Holiday sales expected to soar across channels

Holiday sales are predicted to soar this season to the highest point since before the Great Recession, with millennials and pets coming out ahead, according to two new reports.

The National Retail Federation expects sales in November and December (excluding autos, gas and restaurants) to increase a 3.6 percent to $655.8 billion. That's significantly higher than the 10-year average of 2.5 percent and above the seven-year average of 3.4 percent since recovery began in 2009. 

Holiday sales in 2015 increased 3.2 percent over the previous year. 

RELATED: Half of holiday shopping completed by Thanksgiving

Consumers are planning to spend 10 percent more on gifts, travel and entertainment this year, according to PwC’s 2016 Holiday Outlook. PwC expects shoppers to spend roughly $1,121 each this season, and those with annual household incomes of less than $50,000 will likely increase spending levels more than consumers overall. 

"But it’s not all good news for store-based retailers because shoppers are expected to increase their digital shopping by 25 percent," said Steven Barr, PwC’s U.S. retail & consumer leader. "They have also indicated they plan to shop at fewer physical stores as they concentrate their digital shopping to fewer web sites. The clear winners will likely be the major dot-com destinations, including select store and leading brand websites."

NRF is forecasting non-store sales to increase between 7 and 10 percent to as much as $117 billion.

RELATED: Retailers optimistic about the holidays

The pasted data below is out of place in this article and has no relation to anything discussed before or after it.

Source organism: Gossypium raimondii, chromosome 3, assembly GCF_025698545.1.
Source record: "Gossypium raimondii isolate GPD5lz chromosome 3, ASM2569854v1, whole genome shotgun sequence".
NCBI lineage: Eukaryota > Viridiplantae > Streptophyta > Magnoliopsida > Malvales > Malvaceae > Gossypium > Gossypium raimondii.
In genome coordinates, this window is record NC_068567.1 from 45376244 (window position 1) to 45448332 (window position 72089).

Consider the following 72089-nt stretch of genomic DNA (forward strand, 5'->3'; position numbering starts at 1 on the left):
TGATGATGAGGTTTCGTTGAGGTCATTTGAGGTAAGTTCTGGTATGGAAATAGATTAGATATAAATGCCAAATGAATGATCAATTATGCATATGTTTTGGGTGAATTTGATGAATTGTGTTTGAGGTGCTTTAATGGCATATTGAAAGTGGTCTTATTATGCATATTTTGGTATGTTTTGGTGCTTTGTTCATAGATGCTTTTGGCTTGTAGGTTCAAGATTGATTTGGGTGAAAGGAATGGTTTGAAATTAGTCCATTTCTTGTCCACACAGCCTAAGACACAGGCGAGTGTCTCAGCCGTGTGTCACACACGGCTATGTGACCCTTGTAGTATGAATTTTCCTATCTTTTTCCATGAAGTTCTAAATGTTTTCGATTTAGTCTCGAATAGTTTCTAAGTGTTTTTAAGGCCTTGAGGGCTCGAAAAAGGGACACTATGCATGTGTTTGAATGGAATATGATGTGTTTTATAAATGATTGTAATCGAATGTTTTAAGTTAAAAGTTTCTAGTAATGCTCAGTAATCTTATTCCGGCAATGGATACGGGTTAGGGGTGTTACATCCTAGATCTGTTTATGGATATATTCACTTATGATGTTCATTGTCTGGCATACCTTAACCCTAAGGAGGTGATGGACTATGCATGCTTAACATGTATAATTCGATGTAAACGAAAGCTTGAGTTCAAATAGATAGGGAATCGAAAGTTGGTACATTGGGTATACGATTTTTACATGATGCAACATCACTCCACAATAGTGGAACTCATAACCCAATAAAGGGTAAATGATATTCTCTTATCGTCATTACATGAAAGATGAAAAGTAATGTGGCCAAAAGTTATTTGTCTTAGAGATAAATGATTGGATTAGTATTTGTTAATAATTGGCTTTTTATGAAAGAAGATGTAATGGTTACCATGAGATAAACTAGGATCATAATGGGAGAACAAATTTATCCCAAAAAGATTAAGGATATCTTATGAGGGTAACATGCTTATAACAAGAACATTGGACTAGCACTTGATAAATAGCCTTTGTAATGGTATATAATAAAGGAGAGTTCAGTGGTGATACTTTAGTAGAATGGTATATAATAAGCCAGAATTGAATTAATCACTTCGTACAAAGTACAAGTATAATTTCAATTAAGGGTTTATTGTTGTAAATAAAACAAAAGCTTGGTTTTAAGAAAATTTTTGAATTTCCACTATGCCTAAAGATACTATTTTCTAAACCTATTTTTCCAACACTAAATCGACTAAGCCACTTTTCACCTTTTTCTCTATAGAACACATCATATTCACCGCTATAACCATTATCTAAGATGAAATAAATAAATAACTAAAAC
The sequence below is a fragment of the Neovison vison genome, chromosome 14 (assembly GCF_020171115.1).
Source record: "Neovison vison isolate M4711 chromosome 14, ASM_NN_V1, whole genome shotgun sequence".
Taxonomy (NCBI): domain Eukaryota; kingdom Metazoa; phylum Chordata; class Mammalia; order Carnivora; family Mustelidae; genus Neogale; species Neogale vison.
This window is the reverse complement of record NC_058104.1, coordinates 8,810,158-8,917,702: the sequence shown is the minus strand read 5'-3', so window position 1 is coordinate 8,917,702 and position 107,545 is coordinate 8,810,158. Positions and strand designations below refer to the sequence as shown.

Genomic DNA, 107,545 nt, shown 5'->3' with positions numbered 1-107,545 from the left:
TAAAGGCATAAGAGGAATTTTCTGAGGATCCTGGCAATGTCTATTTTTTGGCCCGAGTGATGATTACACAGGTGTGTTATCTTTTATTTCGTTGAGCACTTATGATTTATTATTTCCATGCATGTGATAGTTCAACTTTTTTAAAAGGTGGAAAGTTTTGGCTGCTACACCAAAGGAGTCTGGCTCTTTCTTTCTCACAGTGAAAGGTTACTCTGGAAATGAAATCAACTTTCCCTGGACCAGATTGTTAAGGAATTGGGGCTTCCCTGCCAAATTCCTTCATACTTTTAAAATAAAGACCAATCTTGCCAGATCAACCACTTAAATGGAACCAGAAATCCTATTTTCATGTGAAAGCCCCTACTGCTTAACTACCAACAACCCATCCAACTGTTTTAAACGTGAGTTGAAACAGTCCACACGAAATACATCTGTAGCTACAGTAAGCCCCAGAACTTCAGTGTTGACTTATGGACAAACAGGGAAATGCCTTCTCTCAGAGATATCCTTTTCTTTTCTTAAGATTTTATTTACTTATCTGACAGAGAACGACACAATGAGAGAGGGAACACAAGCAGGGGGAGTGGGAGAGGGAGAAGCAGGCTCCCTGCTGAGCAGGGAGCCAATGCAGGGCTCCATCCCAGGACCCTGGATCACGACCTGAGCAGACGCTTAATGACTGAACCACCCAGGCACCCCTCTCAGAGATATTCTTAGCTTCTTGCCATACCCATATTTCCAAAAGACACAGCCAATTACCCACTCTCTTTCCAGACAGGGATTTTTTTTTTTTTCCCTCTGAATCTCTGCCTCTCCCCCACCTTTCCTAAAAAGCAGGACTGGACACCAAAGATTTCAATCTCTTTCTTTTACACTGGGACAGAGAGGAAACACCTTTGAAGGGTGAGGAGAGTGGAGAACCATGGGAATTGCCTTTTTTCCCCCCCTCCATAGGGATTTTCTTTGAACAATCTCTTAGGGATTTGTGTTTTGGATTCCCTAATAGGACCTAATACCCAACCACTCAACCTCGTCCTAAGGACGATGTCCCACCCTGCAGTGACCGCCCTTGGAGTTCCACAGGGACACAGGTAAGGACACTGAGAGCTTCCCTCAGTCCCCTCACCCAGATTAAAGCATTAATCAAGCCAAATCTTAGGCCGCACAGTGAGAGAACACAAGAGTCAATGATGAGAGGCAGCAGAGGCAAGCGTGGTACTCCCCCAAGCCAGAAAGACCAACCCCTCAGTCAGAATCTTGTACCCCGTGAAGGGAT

Hipsters – upwardly mobile, college-educated millennials living in areas such as Austin, Brooklyn, Oakland and Portland – will likely spend $500 more than consumers overall, according to PwC.

Millennials will likely spend a third of their holiday budget on themselves. They will also start earlier, use mobile devices more and outspend their counterparts on pets. 

Yes, pets and pet merchants will be big winners this season, as PwC expects pet owners (nearly half of all U.S. households) to spend an average of $62 on their pets, although millennials will drop an average of $81 each on their furry friends. 

Read more on

Suggested Articles

Costco changes up its menu items, and Alibaba and Guess partner for a physical store.

Janey Whiteside, Walmart's new chief customer officer, is well acquainted with the importance of customer service in modern retail.

Whole Foods will offer deals on Amazon's Prime Day, and tariffs against China are causing pricing hikes.